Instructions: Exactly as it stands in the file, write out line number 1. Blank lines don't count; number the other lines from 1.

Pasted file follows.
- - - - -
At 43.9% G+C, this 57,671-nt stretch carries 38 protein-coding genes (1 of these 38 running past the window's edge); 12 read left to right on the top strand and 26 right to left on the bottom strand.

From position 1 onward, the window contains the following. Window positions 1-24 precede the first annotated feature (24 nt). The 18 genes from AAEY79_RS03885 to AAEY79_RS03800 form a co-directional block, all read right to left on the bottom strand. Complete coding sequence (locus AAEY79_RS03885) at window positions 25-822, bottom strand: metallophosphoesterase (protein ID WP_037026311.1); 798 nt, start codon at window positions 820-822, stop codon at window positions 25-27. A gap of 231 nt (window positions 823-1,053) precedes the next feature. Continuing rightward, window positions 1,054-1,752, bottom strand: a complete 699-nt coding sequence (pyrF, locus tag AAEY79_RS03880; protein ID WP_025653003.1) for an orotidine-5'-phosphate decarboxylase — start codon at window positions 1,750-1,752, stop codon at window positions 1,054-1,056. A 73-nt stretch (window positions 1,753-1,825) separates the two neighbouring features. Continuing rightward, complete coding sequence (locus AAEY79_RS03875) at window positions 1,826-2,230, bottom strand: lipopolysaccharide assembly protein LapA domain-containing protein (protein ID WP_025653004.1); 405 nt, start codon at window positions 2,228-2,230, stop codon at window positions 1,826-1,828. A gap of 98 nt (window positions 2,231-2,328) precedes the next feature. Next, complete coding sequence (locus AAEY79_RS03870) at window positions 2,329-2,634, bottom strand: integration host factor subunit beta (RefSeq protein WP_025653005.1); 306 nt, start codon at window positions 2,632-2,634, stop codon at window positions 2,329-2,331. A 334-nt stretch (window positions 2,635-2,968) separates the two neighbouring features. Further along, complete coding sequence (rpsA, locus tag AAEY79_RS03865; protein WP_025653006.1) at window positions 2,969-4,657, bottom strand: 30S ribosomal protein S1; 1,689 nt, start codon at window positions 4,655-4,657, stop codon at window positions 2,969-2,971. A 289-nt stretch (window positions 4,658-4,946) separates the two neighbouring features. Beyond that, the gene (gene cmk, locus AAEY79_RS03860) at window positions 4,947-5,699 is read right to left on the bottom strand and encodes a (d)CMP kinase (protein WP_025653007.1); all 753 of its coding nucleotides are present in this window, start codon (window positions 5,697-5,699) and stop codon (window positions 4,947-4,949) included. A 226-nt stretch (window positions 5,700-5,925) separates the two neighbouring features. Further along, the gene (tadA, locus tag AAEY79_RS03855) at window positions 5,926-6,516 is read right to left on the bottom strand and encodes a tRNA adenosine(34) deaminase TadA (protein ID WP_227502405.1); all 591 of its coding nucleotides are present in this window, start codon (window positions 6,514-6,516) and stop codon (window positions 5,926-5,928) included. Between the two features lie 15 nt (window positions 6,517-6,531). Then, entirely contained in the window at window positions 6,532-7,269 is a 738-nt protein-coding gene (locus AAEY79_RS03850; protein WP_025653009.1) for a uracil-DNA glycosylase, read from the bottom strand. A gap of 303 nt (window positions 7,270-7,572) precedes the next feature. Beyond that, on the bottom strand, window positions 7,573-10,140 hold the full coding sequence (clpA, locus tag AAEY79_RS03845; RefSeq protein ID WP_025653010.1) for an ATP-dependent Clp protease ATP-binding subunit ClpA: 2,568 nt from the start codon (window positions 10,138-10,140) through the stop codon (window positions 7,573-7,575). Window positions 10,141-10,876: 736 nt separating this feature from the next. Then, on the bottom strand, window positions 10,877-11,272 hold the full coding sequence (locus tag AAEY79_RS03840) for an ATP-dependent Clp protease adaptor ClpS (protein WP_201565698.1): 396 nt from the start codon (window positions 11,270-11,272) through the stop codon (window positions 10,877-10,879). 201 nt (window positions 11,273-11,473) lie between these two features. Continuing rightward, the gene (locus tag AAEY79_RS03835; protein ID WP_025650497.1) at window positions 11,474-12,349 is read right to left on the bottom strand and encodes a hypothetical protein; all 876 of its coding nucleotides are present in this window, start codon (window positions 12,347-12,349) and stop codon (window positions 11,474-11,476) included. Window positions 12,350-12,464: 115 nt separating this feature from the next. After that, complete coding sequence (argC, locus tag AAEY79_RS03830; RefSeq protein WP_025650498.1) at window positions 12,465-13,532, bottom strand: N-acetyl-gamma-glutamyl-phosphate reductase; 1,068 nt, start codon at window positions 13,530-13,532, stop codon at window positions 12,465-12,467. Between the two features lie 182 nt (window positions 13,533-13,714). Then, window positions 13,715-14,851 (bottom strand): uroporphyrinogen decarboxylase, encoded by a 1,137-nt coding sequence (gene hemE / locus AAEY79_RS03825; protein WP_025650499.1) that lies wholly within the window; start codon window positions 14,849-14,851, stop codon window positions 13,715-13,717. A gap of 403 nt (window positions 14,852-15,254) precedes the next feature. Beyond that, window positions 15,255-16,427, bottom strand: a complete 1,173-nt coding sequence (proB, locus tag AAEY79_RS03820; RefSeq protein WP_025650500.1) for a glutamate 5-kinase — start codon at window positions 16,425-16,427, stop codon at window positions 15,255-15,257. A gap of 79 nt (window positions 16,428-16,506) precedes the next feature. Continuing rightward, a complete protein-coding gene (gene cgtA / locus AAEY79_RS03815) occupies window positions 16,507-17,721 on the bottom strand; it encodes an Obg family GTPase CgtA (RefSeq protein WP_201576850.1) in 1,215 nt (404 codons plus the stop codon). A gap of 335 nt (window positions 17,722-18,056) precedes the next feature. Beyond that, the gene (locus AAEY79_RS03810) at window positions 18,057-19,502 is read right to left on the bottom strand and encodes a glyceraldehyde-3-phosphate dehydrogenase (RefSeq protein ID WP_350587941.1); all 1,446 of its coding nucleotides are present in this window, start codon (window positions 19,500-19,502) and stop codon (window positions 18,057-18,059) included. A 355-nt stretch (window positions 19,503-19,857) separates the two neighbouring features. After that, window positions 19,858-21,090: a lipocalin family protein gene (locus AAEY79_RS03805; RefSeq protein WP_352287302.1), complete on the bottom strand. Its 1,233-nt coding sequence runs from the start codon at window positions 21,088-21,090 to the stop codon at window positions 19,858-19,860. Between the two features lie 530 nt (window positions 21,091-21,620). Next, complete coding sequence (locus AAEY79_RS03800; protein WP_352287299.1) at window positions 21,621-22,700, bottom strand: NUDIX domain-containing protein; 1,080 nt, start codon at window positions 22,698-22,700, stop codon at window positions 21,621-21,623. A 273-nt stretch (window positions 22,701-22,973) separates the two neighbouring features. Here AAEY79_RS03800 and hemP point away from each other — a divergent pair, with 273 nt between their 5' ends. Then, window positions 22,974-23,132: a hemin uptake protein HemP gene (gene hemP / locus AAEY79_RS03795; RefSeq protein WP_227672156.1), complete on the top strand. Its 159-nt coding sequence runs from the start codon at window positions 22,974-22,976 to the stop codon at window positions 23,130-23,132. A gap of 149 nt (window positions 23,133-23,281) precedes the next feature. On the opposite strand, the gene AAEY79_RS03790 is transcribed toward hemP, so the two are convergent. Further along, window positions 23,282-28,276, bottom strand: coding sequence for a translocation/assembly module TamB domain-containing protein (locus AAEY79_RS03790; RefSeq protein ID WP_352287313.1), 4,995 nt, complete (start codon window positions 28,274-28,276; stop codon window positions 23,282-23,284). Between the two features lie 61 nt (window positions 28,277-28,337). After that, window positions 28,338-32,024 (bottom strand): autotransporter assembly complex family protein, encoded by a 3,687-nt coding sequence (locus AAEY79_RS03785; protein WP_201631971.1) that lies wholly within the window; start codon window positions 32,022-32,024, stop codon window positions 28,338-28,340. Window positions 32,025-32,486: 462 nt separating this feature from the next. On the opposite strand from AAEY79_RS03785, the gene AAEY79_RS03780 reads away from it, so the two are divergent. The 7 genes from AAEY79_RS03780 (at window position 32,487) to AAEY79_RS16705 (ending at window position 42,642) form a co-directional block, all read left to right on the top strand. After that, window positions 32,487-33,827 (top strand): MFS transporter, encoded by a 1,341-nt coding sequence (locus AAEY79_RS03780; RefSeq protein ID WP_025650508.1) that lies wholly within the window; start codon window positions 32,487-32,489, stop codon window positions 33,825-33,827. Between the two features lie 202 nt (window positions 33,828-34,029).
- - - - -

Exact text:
At 43.9% G+C, this 57,671-nt stretch carries 38 protein-coding genes (1 of these 38 running past the window's edge); 12 read left to right on the top strand and 26 right to left on the bottom strand.